EJToday: Top Headlines
EJToday is SEJ's selection of new and outstanding stories on environmental topics in print and on the air, updated every weekday. SEJ also offers a free e-mailed digest of the day's EJToday postings, called SEJ-beat. SEJ members are subscribed automatically, but may opt out here. Non-members may subscribe here. EJToday is also available via RSS feed. Please see Editorial Guidelines for EJToday content.
"If you like scary, suspense-filled stories and will get the chance to read only one book this fall … may we suggest the spine-tingling Assessment of Climate Change in the Southwest United States?"
"U.S. officials ruled on Wednesday that a tiny lizard would be kept off the endangered species list after agreements with Texas and New Mexico landowners intended to protect its habitat and preserve oil and gas production in the region."
"SAN ANTONIO — Drilling rigs in the midst of cow pastures are hardly a novelty for Texans. But on a warm May day at a site about 30 miles south of San Antonio, a rig was not trying to reach oil or fresh water, but rather something unconventional: a salty aquifer. After a plant is built and begins operating in 2016, the site will become one of the state’s largest water desalination facilities."
"A new study looking at key aquifers beneath the Great Plains and California's Central Valley suggests that areas of Texas and Kansas are drawing groundwater at an unsustainable rate."
"ALBUQUERQUE, N.M. — A decades-old jet fuel spill threatening Albuquerque's water supply could be as large as 24 million gallons, or twice the size of the oil spill from the Exxon Valdez, New Mexico environment officials acknowledged Tuesday."
"AUSTIN, Texas -- A Texas District Court judge Monday issued a letter announcing that he intends to rule against the state environmental agency's air permit for a proposed power plant in Corpus Christi."
"With a manila envelope labeled 'TOP SECRET' propped up in front of him, state Rep. Lon Burnam, a Fort Worth Democrat, called on the Texas Attorney General to allow the public release of confidential information related to a West Texas radioactive waste dump owned by Dallas billionaire Harold Simmons."
"HOBSON, Texas -- At the back of a South Texas uranium processing facility, a few dozen black container drums stood outside, waiting to be shipped. Each was filled with about $50,000 worth of yellowcake, a powdery substance created from raw uranium."
"Mining companies and other businesses will be allowed to keep environmental studies secret, even if they detail possible pollution problems, under industry-backed legislation that gained final House approval Monday."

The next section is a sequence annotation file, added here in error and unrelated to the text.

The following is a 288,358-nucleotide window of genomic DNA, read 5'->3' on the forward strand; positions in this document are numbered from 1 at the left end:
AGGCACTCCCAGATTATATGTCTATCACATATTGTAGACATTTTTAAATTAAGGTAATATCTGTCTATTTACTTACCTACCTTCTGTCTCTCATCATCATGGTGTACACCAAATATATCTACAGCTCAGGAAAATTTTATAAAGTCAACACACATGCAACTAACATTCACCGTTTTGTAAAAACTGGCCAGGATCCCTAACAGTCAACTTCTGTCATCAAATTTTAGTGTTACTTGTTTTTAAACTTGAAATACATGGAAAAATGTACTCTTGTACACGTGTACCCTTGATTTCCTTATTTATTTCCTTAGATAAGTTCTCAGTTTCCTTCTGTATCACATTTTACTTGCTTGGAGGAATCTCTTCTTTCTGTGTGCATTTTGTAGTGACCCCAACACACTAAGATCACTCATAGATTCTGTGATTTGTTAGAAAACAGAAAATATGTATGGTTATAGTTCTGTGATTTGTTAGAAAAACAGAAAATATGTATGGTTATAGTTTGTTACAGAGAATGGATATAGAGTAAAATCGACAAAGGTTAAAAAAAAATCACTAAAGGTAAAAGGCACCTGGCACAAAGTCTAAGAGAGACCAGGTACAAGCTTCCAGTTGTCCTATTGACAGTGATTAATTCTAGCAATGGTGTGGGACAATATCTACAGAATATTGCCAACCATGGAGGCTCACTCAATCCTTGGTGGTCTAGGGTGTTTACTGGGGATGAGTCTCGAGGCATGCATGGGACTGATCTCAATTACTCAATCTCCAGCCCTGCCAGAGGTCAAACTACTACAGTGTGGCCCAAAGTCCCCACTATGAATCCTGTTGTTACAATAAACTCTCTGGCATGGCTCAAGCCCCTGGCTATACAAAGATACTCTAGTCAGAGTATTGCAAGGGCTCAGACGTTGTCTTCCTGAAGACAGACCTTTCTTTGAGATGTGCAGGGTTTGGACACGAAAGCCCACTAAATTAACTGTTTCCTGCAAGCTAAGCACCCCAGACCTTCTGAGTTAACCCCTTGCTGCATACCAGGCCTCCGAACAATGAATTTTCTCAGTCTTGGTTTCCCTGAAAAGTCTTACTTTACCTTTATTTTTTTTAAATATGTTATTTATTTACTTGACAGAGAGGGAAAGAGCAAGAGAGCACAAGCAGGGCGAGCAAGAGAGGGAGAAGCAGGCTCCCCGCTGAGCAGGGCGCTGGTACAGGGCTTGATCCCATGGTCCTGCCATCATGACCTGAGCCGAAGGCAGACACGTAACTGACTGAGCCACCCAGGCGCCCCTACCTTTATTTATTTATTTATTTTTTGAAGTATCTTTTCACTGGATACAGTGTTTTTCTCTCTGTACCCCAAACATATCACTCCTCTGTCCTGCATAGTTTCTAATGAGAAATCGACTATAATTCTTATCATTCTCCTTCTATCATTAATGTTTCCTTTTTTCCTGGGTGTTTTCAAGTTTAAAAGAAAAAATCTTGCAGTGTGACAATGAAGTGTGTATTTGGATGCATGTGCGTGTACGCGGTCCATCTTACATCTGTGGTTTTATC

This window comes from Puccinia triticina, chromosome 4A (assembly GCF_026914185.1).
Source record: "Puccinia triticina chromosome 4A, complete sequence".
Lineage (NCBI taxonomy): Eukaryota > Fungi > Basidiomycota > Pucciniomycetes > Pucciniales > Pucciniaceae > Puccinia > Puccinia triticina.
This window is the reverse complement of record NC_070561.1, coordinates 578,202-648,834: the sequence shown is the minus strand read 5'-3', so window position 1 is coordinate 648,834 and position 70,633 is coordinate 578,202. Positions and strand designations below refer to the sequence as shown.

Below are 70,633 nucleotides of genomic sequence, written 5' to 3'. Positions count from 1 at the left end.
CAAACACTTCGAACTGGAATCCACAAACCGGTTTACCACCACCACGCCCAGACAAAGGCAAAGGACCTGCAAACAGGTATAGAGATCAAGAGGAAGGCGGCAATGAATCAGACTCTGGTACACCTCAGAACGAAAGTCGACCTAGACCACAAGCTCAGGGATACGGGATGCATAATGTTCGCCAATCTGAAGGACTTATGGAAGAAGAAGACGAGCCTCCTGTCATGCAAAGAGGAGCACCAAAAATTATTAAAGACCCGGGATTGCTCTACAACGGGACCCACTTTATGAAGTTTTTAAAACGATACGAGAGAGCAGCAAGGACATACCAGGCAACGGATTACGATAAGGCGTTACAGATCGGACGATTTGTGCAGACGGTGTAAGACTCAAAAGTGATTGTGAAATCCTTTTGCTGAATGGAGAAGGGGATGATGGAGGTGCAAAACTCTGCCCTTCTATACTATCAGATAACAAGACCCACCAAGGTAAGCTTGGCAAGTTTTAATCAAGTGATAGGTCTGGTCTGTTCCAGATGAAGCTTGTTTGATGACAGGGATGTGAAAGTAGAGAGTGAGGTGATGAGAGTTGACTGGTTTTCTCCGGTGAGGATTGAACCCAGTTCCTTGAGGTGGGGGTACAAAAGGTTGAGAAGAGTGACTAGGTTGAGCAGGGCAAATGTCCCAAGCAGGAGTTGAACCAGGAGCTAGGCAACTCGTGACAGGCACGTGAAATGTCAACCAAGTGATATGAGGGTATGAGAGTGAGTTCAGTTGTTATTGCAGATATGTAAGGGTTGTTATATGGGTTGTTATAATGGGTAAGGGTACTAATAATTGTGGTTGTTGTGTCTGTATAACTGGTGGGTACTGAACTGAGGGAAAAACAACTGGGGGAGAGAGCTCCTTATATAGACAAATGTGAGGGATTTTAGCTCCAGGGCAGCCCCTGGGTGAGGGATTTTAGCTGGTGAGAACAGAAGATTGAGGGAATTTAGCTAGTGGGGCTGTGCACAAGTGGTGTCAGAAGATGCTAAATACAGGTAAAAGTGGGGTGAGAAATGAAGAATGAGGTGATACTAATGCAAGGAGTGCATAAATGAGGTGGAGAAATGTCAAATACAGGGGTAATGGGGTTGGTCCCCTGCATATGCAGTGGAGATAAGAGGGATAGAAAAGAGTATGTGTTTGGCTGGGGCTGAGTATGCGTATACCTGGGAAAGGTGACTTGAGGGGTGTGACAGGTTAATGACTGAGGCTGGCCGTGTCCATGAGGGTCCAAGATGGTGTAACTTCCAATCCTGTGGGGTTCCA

"With pastures withered from a lingering drought, farmers in Texas and northwest Louisiana have abandoned donkeys by the hundreds, turning them into wandering refugees that have severely tested animal rescue groups."
"SAN ANTONIO -- A federal appeals court scolded the U.S. Environmental Protection Agency on Tuesday for rejecting a series of state pollution control projects in Texas that federal regulators said failed to satisfy requirements of the Clean Air Act."
"SAN FRANCISCO -- A plan to dig a vast copper mine in arid southern Arizona is pitting the needs of American industry -- and arguably the national economy -- against a coalition of local residents and environmentalists."
"ROBERT LEE, Texas -- All the cars in this town are dirty. Gripped by drought, the lake that has provided the town's only source of water has just about dried up -- as of last month, it was less than 1 percent full. And as a result, residents are prohibited from using water to wash cars, water trees and lawns and irrigate plants."
"DONNA, Texas -- Signs bearing a skull and crossbones dot the banks of a reservoir and canal near this town on the U.S.-Mexico border, but the fishermen standing in the reeds nearby ignore them, casually reeling in fish that are contaminated with toxic chemicals and banned for human consumption."
"There are an estimated 11,000 private and commercial injection and disposal wells in Oklahoma. Each year those wells are injected with billions of gallons of oil and gas wastewater. According to the Oklahoma Corporation Commission commercial disposal wells pumped at least 8.8 billion gallons of wastewater into the earth in the last two years. A spokesperson for the Corporation Commission said they have not tallied the amount of water injected through private wells." One of those operations may have ruined the well water of Rusty Russell.